When I was in college, I bought my ties at Macy’s for about $30 per tie. It’s where my other tie-wearing friends bought theirs. One day I discovered Marshall’s and was looking at designer ties alongside an elderly couple. I remember the man exclaiming to his wife: “I can’t believe these ties cost $10.” I was thinking the same thing. We were on the same page– except he was complaining that the ties were 10 bucks, while I was praising my good fortune. How come we looked at the exact same ties and one of us thought we were being ripped off, while the other was thrilled at the great bargain? It was because of our “point of reference.” In my mind ties cost $30; the elderly man thought ties shouldn’t cost more than $3. Neither of us were wrong, it’s just our life experiences were different. (just as there are people reading this who wouldn’t be caught dead in a $30 tie).
These experiences often dictate what we see as a good value. When I was a kid candy bars cost no more than 35 cents. Today, they’re about a buck. But since in my mind they should only be 35 cents, I haven’t bought a candy bar in years. Not because I’m cheap or because I don’t like candy bars, but because I always think I’m being ripped off. My point of reference is based on when I used to buy lots of candy bars, and no matter how much evidence I see to the contrary, psychologically, candy bars are 35 cents. Period. (or they’re handed out for free on Halloween).
So why’s this important? Because expectations can drive customer behavior. What if you expected to pay $30 for a tie, and you saw the same tie for $10, would you not buy it? What if you never actually saw the tie for $30, but you saw that the list price was $30, but it was priced at only $10. You’d probably still buy it, because it’s hard to pass up on a bargain. Visit the online store Amazon sometime and look at the list price. It’s often times far higher than the actual price. They are setting a point of reference to show you what a great deal you are getting. Infomercials do this all the time– “Order today and you won’t pay the expected $100, nor $90, nor $80, not even $60; if you order today get it for the low, low price of $49.99– But WAIT!, there’s more, we’ll throw in an extra …” They are setting the reference point for the product at $100, so when they offer you two of them for $49.99 with expedited shipping, that’s a phenomenal deal. Is the product worth $100? Probably not. Has it ever sold for $100? Probably not. But psychologically, you’re getting a great deal, so you are more apt to buy it. I have a blender I bought on HSN not too long ago because it replaced 5 of my appliances. I couldn’t believe my incredible fortune. HSN set the point of reference and I bought into it (and now I have a cheap, crappy blender … and 6 appliances).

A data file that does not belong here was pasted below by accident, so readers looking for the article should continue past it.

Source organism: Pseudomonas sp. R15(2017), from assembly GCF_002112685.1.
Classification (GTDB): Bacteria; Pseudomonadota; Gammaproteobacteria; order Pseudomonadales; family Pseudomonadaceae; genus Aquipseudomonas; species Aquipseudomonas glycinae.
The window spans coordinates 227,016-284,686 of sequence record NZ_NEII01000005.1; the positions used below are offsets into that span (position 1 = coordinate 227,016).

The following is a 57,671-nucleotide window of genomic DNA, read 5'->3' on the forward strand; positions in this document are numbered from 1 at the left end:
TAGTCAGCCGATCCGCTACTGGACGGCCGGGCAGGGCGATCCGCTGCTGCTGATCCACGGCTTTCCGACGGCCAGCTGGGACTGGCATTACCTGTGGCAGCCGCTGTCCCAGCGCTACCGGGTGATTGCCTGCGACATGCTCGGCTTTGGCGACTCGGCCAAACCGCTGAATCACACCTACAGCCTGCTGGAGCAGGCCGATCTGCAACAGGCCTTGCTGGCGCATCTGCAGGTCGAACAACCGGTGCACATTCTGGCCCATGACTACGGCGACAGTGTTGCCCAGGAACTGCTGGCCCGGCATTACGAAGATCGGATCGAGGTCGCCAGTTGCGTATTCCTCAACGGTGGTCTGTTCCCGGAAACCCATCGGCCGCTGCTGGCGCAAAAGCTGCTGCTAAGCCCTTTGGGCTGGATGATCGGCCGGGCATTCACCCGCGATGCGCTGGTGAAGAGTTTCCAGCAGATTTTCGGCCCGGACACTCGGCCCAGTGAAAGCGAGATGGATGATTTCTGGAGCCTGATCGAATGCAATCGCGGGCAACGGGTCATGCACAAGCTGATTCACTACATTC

Now let’s look at it this way. You are a business owner and you want to increase sales (or create sales). You need to create value for your customer, while creating a point of reference. Don’t just discount something and call it a day. Give the discount meaning to your customer. Using the tie example above. Let’s say the tie originally cost $30 and you were already discounting it to $15, then you decided to lower the price to $10. If your sign said “was $15, now $10”. That’s not quite the same bargain as the $30 tie for $10, now is it? Even though it’s the exact same tie selling at the exact same low price.
Customers are conditioned to look for a value, so companies need to market their products showing a value. Does value always mean money? No. Sometimes it’s about ease of use (the blender replaced 5 appliances); sometimes it’s about ego (the luxury sedan has Corinthian leather); sometimes it’s about necessity (eat your spinach and grow strong like Popeye); and sometimes it is about money. So set your niche, define it, and explain to your customers why that niche is important to them. Create a point of reference for them that your competitors cannot live up to. “We are the best company because we are the biggest.” “Our cars get a whopping estimated 50 MPG.” “With our internet services, everyone of your family members can stream a movie at the same time; with enough extra bandwidth for your dog to update his Facebook status.”
But there’s a trap that some businesses often fall into. And that is so frequently discounting their product that customers come to expect it, rather than being persuaded by it (this is different than over valuing it and then selling it at its normal price as though it were discounted). When this happens businesses find it difficult to sell products at their normal price. Over the years, I’ve worked with a lot of restaurants. I’ve rarely ever suggested couponing (there are exceptions). The reason is simple– customers’ point of reference. How many places do you know that have become a “coupon only” place? Pizza? Car wash? Dry cleaner? Customers may come to expect a discount, or else they won’t frequent the business. It doesn’t mean they’re cheap, it means the business has done a bad job of creating a profitable point of reference. I always suggest trying another way of enticing customers into your business other than discounting your product constantly at a loss. (unless you’re listing a suggested retail price and you are regularly lower than that, in which case you are showing a good value).
Savvy marketers understand point of reference. They understand the value of putting value on their products. So you need to become a savvy marketer … or hire one.
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